With Immigration, Refugees and Citizenship Canada (IRCC) changing Canada’s Express Entry system to allow it to target 82 jobs in healthcare, technology, trades, transport and agriculture this summer – including nursing co-ordinators and supervisors – it opened the door to a new pathway to immigration for them.

The flagship Express Entry selection system had previously only conducted draws based on immigration programs, not by targeting specific occupations.

Ottawa made the changes to help resolve serious labour shortages in Canada.

“Everywhere I go, I’ve heard loud and clear from employers across the country who are experiencing chronic labour shortages,” said then-Immigration Minister Sean Fraser.

“These changes to the Express Entry system will ensure that they have the skilled workers they need to grow and succeed.  We can also grow our economy and help businesses with labour shortages while also increasing the number of French-proficient candidates to help ensure the vitality of French-speaking communities.”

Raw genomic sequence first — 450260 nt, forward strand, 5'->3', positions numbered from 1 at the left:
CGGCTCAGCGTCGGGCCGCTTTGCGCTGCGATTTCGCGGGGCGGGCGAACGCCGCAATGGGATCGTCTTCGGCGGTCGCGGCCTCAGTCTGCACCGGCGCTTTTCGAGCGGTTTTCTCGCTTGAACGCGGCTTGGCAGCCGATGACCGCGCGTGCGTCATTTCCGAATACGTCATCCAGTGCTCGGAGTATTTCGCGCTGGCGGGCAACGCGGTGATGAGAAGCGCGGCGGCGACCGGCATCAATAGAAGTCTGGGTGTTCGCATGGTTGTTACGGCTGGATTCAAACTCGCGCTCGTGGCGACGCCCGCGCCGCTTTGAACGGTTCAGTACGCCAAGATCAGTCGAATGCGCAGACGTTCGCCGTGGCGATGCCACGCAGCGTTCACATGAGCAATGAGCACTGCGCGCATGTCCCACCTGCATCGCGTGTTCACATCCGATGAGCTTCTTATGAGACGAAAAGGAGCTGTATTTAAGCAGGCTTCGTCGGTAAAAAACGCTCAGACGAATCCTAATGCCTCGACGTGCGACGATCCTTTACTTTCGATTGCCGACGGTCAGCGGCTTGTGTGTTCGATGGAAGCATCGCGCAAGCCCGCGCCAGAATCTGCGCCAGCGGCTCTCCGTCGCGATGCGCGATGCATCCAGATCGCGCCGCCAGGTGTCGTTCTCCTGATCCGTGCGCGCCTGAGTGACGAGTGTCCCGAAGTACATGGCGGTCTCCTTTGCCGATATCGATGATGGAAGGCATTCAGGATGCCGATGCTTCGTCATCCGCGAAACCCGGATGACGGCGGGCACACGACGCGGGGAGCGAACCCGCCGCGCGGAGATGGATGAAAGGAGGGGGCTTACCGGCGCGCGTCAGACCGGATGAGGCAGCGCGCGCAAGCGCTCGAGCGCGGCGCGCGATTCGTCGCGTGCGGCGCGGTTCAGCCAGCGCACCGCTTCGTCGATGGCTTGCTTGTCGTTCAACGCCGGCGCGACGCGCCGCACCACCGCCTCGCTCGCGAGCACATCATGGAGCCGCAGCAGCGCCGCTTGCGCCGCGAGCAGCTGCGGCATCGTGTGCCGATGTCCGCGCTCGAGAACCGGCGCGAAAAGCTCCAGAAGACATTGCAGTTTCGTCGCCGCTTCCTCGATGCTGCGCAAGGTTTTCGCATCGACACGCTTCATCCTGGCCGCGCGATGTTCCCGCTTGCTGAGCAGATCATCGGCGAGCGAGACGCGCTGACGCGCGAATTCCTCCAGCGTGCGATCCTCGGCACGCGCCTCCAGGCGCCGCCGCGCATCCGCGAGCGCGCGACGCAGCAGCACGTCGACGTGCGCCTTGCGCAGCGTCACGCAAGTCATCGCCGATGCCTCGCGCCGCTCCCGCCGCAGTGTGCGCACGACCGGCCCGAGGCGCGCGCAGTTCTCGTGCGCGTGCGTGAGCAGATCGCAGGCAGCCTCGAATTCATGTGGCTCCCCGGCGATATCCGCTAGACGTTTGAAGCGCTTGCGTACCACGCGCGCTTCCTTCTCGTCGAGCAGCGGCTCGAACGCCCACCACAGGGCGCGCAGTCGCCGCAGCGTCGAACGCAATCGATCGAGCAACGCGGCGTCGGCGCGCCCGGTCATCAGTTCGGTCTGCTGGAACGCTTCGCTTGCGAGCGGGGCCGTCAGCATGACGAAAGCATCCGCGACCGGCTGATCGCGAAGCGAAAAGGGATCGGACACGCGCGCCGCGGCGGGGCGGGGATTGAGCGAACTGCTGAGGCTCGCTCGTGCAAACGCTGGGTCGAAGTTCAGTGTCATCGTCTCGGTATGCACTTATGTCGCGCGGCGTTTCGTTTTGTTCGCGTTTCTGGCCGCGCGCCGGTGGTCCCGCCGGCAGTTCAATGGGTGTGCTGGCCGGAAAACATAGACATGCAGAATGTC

Across Canada, the job-hunting website listed 378 jobs for nursing co-ordinators and supervisors in mid-October.

Job Bank gives its highest rating of very good to the job prospects for nursing co-ordinators and supervisors across the entire country with the exception of Nova Scotia and Prince Edward Island over the next three years. In those two Atlantic Canadian provinces, Job Bank ranks these workers’ job prospects as good.

The website pegs the median hourly wage for  nursing co-ordinators and supervisors in Canada,  categorized under the National Occupational Classification (NOC) 2021 system with the code 31300, at $43.06 but that varies from a low of $25 right up to $54.